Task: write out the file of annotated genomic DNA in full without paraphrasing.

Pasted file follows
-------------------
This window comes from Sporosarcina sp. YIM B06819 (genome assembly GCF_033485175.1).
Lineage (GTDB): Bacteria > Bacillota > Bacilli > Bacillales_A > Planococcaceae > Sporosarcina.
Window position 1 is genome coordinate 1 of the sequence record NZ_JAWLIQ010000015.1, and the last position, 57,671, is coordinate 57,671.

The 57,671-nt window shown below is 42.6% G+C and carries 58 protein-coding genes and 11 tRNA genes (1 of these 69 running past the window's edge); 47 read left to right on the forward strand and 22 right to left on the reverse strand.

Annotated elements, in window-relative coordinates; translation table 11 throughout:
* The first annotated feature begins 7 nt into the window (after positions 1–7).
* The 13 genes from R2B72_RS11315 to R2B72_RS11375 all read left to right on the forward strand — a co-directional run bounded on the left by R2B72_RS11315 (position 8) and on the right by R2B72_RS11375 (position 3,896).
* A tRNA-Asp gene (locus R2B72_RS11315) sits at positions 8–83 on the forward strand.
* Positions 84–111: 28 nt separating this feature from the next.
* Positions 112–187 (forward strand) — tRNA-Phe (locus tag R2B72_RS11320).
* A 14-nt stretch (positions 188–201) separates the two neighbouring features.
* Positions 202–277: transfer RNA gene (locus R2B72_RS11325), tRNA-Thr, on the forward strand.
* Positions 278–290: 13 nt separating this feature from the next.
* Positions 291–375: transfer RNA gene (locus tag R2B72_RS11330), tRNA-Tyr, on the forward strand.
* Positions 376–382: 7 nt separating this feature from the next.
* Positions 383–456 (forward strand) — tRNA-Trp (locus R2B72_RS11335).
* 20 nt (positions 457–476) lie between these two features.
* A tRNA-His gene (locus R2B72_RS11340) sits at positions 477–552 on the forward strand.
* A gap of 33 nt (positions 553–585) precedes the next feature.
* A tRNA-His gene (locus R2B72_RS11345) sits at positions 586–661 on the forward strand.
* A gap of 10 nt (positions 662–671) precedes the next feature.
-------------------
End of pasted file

This window comes from Sporosarcina sp. YIM B06819 (genome assembly GCF_033485175.1).
Lineage (GTDB): Bacteria > Bacillota > Bacilli > Bacillales_A > Planococcaceae > Sporosarcina.
Window position 1 is genome coordinate 1 of the sequence record NZ_JAWLIQ010000015.1, and the last position, 57,671, is coordinate 57,671.

The 57,671-nt window shown below is 42.6% G+C and carries 58 protein-coding genes and 11 tRNA genes (1 of these 69 running past the window's edge); 47 read left to right on the forward strand and 22 right to left on the reverse strand.

Annotated elements, in window-relative coordinates; translation table 11 throughout:
* The first annotated feature begins 7 nt into the window (after positions 1–7).
* The 13 genes from R2B72_RS11315 to R2B72_RS11375 all read left to right on the forward strand — a co-directional run bounded on the left by R2B72_RS11315 (position 8) and on the right by R2B72_RS11375 (position 3,896).
* A tRNA-Asp gene (locus R2B72_RS11315) sits at positions 8–83 on the forward strand.
* Positions 84–111: 28 nt separating this feature from the next.
* Positions 112–187 (forward strand) — tRNA-Phe (locus tag R2B72_RS11320).
* A 14-nt stretch (positions 188–201) separates the two neighbouring features.
* Positions 202–277: transfer RNA gene (locus R2B72_RS11325), tRNA-Thr, on the forward strand.
* Positions 278–290: 13 nt separating this feature from the next.
* Positions 291–375: transfer RNA gene (locus tag R2B72_RS11330), tRNA-Tyr, on the forward strand.
* Positions 376–382: 7 nt separating this feature from the next.
* Positions 383–456 (forward strand) — tRNA-Trp (locus R2B72_RS11335).
* 20 nt (positions 457–476) lie between these two features.
* A tRNA-His gene (locus R2B72_RS11340) sits at positions 477–552 on the forward strand.
* A gap of 33 nt (positions 553–585) precedes the next feature.
* A tRNA-His gene (locus R2B72_RS11345) sits at positions 586–661 on the forward strand.
* A gap of 10 nt (positions 662–671) precedes the next feature.